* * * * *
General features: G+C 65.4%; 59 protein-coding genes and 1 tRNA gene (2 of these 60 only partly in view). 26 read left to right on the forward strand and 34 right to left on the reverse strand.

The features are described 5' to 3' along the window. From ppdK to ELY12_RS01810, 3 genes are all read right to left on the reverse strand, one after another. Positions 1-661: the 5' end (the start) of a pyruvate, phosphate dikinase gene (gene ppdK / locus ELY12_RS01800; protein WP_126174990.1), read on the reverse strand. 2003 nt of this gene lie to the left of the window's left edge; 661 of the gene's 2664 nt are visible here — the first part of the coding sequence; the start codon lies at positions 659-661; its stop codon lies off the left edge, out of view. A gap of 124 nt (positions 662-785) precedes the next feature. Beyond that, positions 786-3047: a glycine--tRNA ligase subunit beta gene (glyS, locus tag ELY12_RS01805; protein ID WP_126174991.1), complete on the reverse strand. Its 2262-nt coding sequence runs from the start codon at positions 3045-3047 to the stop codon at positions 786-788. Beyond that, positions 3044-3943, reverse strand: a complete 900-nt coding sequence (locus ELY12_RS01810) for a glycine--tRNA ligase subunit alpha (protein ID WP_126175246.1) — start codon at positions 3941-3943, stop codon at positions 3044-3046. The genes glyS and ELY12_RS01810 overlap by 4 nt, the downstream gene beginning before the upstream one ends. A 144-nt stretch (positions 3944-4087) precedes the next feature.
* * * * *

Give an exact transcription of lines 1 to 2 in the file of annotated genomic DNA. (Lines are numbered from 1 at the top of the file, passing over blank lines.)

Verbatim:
General features: G+C 65.4%; 59 protein-coding genes and 1 tRNA gene (2 of these 60 only partly in view). 26 read left to right on the forward strand and 34 right to left on the reverse strand.

The features are described 5' to 3' along the window. From ppdK to ELY12_RS01810, 3 genes are all read right to left on the reverse strand, one after another. Positions 1-661: the 5' end (the start) of a pyruvate, phosphate dikinase gene (gene ppdK / locus ELY12_RS01800; protein WP_126174990.1), read on the reverse strand. 2003 nt of this gene lie to the left of the window's left edge; 661 of the gene's 2664 nt are visible here — the first part of the coding sequence; the start codon lies at positions 659-661; its stop codon lies off the left edge, out of view. A gap of 124 nt (positions 662-785) precedes the next feature. Beyond that, positions 786-3047: a glycine--tRNA ligase subunit beta gene (glyS, locus tag ELY12_RS01805; protein ID WP_126174991.1), complete on the reverse strand. Its 2262-nt coding sequence runs from the start codon at positions 3045-3047 to the stop codon at positions 786-788. Beyond that, positions 3044-3943, reverse strand: a complete 900-nt coding sequence (locus ELY12_RS01810) for a glycine--tRNA ligase subunit alpha (protein ID WP_126175246.1) — start codon at positions 3941-3943, stop codon at positions 3044-3046. The genes glyS and ELY12_RS01810 overlap by 4 nt, the downstream gene beginning before the upstream one ends. A 144-nt stretch (positions 3944-4087) precedes the next feature.